Learning to trust.

Learning to trust my husband again required detaching the man from his addiction.

I trust my husband when he’s in active recovery.
I trust the love and the work we’ve been putting into our marriage, our family and ourselves.

I don’t trust the addiction or when my husband is in active addiction.
I don’t trust myself when he’s in active addiction.

Addiction brought lies and betrayal into our home and turned my husband into someone I no longer knew or trusted.
His addiction turned me into a person I don’t want to be.

“Trust your gut,” my therapists would tell me, again and again.
So I did.
When I had a bad feeling about something I was often right.
I proved this by checking his phone while he slept.
He would not admit anything without proof.
Text messages, location history, phone numbers.

His phone became my source of truth.
Because it proved my gut feeling and was the only evidence I had, I felt it was the only thing I could trust.
I needed it to move forward.
I began checking it obsessively.

I don’t want to be the wife that checks her husband’s phone behind his back.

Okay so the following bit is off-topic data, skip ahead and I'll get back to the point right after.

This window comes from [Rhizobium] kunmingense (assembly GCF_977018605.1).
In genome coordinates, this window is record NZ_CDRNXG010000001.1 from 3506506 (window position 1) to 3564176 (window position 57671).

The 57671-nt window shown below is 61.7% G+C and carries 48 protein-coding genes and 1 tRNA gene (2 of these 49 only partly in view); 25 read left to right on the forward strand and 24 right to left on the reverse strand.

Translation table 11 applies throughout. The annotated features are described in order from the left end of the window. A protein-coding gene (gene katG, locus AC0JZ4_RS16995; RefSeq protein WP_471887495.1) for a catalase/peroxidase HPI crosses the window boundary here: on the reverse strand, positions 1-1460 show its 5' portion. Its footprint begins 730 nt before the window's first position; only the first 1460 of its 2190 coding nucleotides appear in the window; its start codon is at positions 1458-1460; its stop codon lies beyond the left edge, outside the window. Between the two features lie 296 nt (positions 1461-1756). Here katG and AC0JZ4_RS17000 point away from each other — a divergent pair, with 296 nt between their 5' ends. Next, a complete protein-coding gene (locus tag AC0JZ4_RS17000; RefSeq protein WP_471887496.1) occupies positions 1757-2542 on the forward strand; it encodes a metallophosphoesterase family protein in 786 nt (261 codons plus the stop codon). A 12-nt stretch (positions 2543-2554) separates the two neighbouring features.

He can’t trust me and I’m not true to myself when I do.

So through our recovery process we have made small steps forward.
Now I ask to see his phone if my gut is telling me something is wrong, which is not often anymore.
In early recovery, which he is still in, it’s our way of establishing accountability.
We also have an app that allows me to see his location.
In the beginning it was just me seeing his location, but now he can see mine and it’s become more of a convenience for both of us.

But I check it every day, and if it’s ever not working, or when he got a new phone, I’m on him right away asking him to get that location app up and running.

When fear and triggers and addiction took over, it was my only source of truth, and so I still hold on to it.

I don’t know if I’m willing or able yet to give this over completely to my Higher Power by letting go of this phone access.
But I’m working on it.

Progress, not perfection.

I came to Al-Anon two years ago with no trust or faith in a Higher Power.
So yes, that phone was my only truth.
My safety net.

But phones break.
They get lost.
They can be turned off and hidden.

Higher Power can’t and won’t.

Two years later, and I trust the Higher Power of the stories, experience, strength and kindness in the people I’ve met in Al-Anon, in Al-Anon literature and in myself.

I’ve seen the progress that my husband and I continue to make.

I trust that if I keep coming back, showing up for myself and others every day in different ways, it’ll keep working.

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